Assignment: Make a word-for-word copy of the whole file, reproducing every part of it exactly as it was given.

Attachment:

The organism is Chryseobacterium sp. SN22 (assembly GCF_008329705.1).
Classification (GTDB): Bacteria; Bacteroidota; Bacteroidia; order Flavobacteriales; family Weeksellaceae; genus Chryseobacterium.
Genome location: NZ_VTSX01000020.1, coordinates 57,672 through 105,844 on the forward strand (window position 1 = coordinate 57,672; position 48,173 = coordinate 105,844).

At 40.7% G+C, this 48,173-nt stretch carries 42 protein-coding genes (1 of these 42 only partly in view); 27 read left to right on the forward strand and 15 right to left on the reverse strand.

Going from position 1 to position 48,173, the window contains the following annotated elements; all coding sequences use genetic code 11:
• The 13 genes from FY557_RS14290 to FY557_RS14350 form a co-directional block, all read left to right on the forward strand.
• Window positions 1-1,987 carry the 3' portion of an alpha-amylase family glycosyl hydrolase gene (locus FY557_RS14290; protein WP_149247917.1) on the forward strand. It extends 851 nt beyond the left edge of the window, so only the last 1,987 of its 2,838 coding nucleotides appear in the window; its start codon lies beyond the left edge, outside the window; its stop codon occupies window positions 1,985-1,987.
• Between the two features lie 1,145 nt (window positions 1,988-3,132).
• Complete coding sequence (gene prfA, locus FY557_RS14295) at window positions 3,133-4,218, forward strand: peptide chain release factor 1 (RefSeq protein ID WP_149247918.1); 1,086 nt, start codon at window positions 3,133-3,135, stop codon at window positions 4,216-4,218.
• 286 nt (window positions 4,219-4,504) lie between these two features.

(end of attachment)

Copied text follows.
The organism is Chryseobacterium sp. SN22 (assembly GCF_008329705.1).
Classification (GTDB): Bacteria; Bacteroidota; Bacteroidia; order Flavobacteriales; family Weeksellaceae; genus Chryseobacterium.
Genome location: NZ_VTSX01000020.1, coordinates 57,672 through 105,844 on the forward strand (window position 1 = coordinate 57,672; position 48,173 = coordinate 105,844).

At 40.7% G+C, this 48,173-nt stretch carries 42 protein-coding genes (1 of these 42 only partly in view); 27 read left to right on the forward strand and 15 right to left on the reverse strand.

Going from position 1 to position 48,173, the window contains the following annotated elements; all coding sequences use genetic code 11:
• The 13 genes from FY557_RS14290 to FY557_RS14350 form a co-directional block, all read left to right on the forward strand.
• Window positions 1-1,987 carry the 3' portion of an alpha-amylase family glycosyl hydrolase gene (locus FY557_RS14290; protein WP_149247917.1) on the forward strand. It extends 851 nt beyond the left edge of the window, so only the last 1,987 of its 2,838 coding nucleotides appear in the window; its start codon lies beyond the left edge, outside the window; its stop codon occupies window positions 1,985-1,987.
• Between the two features lie 1,145 nt (window positions 1,988-3,132).
• Complete coding sequence (gene prfA, locus FY557_RS14295) at window positions 3,133-4,218, forward strand: peptide chain release factor 1 (RefSeq protein ID WP_149247918.1); 1,086 nt, start codon at window positions 3,133-3,135, stop codon at window positions 4,216-4,218.
• 286 nt (window positions 4,219-4,504) lie between these two features.